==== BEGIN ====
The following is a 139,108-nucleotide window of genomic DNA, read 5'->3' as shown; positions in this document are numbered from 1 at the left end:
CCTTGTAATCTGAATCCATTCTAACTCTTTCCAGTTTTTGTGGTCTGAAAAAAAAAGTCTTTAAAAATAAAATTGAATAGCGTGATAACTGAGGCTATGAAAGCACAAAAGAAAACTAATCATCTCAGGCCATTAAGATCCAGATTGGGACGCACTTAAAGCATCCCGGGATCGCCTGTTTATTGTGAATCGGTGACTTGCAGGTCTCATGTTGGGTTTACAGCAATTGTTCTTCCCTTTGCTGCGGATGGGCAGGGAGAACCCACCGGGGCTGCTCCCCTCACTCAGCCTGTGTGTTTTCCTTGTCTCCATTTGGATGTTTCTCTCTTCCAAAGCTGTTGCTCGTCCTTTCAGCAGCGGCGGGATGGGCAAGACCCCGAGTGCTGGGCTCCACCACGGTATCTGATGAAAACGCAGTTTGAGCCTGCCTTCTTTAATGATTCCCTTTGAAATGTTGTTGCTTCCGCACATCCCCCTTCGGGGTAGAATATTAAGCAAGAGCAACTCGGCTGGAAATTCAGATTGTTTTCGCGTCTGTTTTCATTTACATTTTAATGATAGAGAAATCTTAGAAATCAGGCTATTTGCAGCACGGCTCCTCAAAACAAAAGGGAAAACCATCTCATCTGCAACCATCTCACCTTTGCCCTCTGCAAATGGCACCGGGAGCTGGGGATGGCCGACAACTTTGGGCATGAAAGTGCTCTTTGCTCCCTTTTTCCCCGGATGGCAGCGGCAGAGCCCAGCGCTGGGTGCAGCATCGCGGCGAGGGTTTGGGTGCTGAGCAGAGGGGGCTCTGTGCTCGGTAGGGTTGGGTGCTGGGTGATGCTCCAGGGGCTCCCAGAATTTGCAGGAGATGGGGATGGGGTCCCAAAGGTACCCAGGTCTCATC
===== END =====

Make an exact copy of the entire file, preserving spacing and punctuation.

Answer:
The following is a 139,108-nucleotide window of genomic DNA, read 5'->3' as shown; positions in this document are numbered from 1 at the left end:
CCTTGTAATCTGAATCCATTCTAACTCTTTCCAGTTTTTGTGGTCTGAAAAAAAAAGTCTTTAAAAATAAAATTGAATAGCGTGATAACTGAGGCTATGAAAGCACAAAAGAAAACTAATCATCTCAGGCCATTAAGATCCAGATTGGGACGCACTTAAAGCATCCCGGGATCGCCTGTTTATTGTGAATCGGTGACTTGCAGGTCTCATGTTGGGTTTACAGCAATTGTTCTTCCCTTTGCTGCGGATGGGCAGGGAGAACCCACCGGGGCTGCTCCCCTCACTCAGCCTGTGTGTTTTCCTTGTCTCCATTTGGATGTTTCTCTCTTCCAAAGCTGTTGCTCGTCCTTTCAGCAGCGGCGGGATGGGCAAGACCCCGAGTGCTGGGCTCCACCACGGTATCTGATGAAAACGCAGTTTGAGCCTGCCTTCTTTAATGATTCCCTTTGAAATGTTGTTGCTTCCGCACATCCCCCTTCGGGGTAGAATATTAAGCAAGAGCAACTCGGCTGGAAATTCAGATTGTTTTCGCGTCTGTTTTCATTTACATTTTAATGATAGAGAAATCTTAGAAATCAGGCTATTTGCAGCACGGCTCCTCAAAACAAAAGGGAAAACCATCTCATCTGCAACCATCTCACCTTTGCCCTCTGCAAATGGCACCGGGAGCTGGGGATGGCCGACAACTTTGGGCATGAAAGTGCTCTTTGCTCCCTTTTTCCCCGGATGGCAGCGGCAGAGCCCAGCGCTGGGTGCAGCATCGCGGCGAGGGTTTGGGTGCTGAGCAGAGGGGGCTCTGTGCTCGGTAGGGTTGGGTGCTGGGTGATGCTCCAGGGGCTCCCAGAATTTGCAGGAGATGGGGATGGGGTCCCAAAGGTACCCAGGTCTCATC